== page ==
Lessons from Abraham: God desires relationship, not legalism

Lately I’ve been in a place where I’m just desiring to hear from the Lord. But to be honest, I’ve been getting stuck in a religious, legalistic mindset. Have you ever been there? Have you ever been in the place where you’re trying to do everything just right to earn the grace of God? It’s a dangerous place to be in because it takes us away from focusing on loving the Lord and growing in relationship with him. Instead we end up in a place where we fear punishment or fear that He will withhold His love from us if we mess up or don’t do everything exactly right every single time. And that’s just not true.

 Legalism takes us from a place of trusting in God to trusting in our own goodness.

When I was praying and asking the Lord how I should use my personal Bible study time more effectively he spoke two things to me. 1. Journal while you go, and 2. Study the men and women of God who had deep, personal relationships with Me. Considering this, I felt compelled to start with Abraham, the friend of God.

Side note: If you don’t already journal while you read, I DEFINITELY recommend it. I’ve only been doing it for about a week, but I already feel like the Word is more real to me and that I’m better able to make connections between topics. Better yet, it forces me to ask myself, how does this part of the Bible speak into my life today.

Anyways. Abraham, as it turns out, is an excellent example of God using all things for the good of those who love him and an example of a man who continually walked with the Lord. Just in the story of the destruction of Sodom it is overwhelmingly clear that the Lord can only help us as much as we are willing to walk with him. Let’s take a look.

The thing is, the story of Sodom, as it relates to Abraham really begins a few chapters before God destroys the city. In Genesis chapter 18 the Lord and two angels visit Abraham to tell him that he will have a son. When the guests leave, Abraham follows. Now, my study Bible explains that this was a custom at the time and a way to show special honor to a guest. According to bible-history.com, the host would travel with the guest until the guest urged him to go back to his home. It also suggests that this may have lasted an hour or more. There is no way to know how far Abraham walked with God, but the action showed his honor for and his commitment to the Lord.

I think we’ve all been in a place like this. We feel the Lord calling us to spend time with him, so we give him 15 minutes, or 30 minutes, maybe an hour. But how many times do we stay with the Lord until he releases us to go back to the other things we need to do? And I’m not saying this necessarily means that we need to dedicate every waking hour to prayer each day (though I’m sure the Lord would love spending that much time with us!) I’m saying we need to walk with the Lord and when we dedicate time to him, we need to patiently wait for him to speak everything to us that he wishes to speak. Let’s read on.

After walking for a while, the Lord says in verses 17 and 18, “Shall I hide from Abraham what I am about to do, since Abraham will surely become a great and mighty nation, and in him all the nations of the earth will be blessed?”  He goes on to tell Abraham of what he plans to do to Sodom if it is judged to be evil. You can bet the Lord would not have told Abraham this if he had not gone with him! The benefit of walking continually with the Lord is that it gives him the opportunity to speak to you. If you fail to show him the honor of continually walking with him, he can’t commune with you.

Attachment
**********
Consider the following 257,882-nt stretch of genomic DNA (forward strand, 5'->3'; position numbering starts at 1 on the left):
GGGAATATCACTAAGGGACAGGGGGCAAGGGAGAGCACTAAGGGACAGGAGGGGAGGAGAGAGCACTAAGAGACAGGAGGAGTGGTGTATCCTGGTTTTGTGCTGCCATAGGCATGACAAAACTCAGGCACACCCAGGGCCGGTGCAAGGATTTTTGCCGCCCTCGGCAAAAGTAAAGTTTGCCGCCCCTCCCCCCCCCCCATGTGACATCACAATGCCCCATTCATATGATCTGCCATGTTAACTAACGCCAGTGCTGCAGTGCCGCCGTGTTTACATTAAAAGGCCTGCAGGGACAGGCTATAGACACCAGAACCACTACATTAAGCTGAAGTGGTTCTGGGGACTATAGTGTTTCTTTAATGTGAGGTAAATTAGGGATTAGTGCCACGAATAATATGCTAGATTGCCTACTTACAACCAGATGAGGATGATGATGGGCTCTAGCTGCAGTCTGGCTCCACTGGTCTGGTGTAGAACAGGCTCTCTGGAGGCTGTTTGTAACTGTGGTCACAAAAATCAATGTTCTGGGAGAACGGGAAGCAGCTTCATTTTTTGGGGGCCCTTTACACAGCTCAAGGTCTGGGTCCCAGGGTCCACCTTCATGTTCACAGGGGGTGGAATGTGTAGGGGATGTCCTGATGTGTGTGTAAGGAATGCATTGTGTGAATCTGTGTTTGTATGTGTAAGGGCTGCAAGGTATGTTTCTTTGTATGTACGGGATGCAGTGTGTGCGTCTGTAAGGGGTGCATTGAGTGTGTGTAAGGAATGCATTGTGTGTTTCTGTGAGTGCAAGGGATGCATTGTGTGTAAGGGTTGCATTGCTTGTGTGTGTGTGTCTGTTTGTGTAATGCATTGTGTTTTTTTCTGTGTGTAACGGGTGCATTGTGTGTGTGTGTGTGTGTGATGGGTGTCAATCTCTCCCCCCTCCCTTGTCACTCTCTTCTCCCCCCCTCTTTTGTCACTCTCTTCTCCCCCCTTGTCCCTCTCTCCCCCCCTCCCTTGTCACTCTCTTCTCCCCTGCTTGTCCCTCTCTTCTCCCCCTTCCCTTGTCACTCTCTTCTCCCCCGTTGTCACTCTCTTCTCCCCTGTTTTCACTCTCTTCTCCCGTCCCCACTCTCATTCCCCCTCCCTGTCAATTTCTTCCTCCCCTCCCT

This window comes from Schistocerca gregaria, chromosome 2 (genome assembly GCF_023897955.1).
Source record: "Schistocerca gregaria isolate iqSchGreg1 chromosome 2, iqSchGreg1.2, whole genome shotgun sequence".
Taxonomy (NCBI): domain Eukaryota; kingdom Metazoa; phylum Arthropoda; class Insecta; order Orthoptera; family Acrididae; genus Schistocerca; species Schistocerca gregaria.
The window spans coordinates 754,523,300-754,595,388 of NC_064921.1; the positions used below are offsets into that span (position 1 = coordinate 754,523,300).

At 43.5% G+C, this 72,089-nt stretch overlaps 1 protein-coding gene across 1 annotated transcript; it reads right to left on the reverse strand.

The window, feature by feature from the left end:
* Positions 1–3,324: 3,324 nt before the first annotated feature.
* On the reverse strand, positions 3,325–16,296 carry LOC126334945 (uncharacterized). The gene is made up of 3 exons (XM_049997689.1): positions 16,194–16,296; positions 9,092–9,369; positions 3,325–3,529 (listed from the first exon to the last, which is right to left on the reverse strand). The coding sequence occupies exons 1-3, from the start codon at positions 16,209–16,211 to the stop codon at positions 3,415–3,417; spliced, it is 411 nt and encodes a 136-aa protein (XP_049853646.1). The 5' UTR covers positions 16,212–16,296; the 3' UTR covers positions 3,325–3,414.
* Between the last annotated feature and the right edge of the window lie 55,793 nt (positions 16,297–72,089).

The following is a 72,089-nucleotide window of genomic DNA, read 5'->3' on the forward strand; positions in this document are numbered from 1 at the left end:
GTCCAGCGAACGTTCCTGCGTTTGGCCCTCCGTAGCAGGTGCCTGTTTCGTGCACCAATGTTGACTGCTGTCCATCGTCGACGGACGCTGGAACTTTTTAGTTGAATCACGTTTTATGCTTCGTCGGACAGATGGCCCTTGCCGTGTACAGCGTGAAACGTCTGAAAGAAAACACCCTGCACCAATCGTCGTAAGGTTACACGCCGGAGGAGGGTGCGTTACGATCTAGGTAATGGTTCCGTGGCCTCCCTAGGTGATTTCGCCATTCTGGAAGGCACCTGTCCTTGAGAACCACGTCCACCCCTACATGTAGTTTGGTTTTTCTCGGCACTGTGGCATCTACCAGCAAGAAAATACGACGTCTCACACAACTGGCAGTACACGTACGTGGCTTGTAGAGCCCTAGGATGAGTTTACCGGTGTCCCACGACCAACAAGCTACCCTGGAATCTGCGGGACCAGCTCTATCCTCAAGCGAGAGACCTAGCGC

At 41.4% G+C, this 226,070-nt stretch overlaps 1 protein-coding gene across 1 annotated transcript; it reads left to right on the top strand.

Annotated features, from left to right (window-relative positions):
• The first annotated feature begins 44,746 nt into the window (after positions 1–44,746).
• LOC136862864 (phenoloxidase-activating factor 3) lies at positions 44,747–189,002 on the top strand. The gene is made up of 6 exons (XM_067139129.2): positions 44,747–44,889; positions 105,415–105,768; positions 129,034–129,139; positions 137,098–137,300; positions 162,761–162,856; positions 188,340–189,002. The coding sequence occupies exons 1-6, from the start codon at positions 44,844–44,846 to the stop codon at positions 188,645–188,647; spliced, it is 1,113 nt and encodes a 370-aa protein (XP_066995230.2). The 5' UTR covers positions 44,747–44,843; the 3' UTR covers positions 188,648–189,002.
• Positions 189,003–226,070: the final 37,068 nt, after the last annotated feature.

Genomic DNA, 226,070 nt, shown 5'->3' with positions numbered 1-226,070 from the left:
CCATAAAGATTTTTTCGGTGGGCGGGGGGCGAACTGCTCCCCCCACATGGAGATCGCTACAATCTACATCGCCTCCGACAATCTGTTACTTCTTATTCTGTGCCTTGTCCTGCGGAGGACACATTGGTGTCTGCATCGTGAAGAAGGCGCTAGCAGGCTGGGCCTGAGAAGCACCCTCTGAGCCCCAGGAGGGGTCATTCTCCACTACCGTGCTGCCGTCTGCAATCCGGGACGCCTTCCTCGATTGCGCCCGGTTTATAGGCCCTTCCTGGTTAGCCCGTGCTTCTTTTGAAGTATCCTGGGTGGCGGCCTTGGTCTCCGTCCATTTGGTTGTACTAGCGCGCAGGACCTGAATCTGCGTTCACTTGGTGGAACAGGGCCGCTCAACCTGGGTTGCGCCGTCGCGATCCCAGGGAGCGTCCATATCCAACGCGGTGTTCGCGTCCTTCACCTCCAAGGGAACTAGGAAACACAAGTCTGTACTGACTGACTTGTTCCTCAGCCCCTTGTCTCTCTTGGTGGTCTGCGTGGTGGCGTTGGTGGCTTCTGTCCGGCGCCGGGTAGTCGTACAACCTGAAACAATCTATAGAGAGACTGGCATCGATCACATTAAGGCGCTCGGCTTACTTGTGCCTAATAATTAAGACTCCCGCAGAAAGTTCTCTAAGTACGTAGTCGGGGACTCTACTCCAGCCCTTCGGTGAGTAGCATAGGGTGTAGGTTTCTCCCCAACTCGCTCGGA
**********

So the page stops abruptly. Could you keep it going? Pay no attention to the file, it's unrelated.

And this isn’t legalism, this is just fact. Imagine if you hung out with someone you wanted to get to know, but you only hung out with them for a few minutes a day. You wouldn’t be able to get to know the way they think! You wouldn’t be able to build the kind of trust it takes to have open, honest conversations about your plans and desires.

So after the Lord tells Abraham what he plans to do, Abraham responds by asking the Lord to save the city for the sake of the righteous people in it, even if there are only 10 of them. The Lord agrees and departs from Abraham. Then and only then does Abraham return home.

In the following chapter we see the angles of the Lord being welcomed into Lot’s home. While Lot acted evilly and offered his daughters to the angry men who came to try to attack the angels, the angels of the Lord still warned Lot to leave with his family so they would escape destruction. Genesis 19:29 reads: “Thus it came about, when God destroyed the cities of the valley, that God remembered Abraham, and sent Lot out of the midst of the overthrow, when He overthrew the cities in which Lot lived.” Abraham’s intercession for the city ultimately appears to have lead to the life of his brother and his daughters being spared, despite Lot’s hesitation to leave and decision to not immediately flee to the mountains as he was instructed. If that doesn’t show the power of intercessory prayer and God’s genuine care for his people, then I don’t know what does. And again, the bottom line is that none of this could have happened if Abraham had not chosen to continue with God until He had spoken all that he desired to share with Abraham.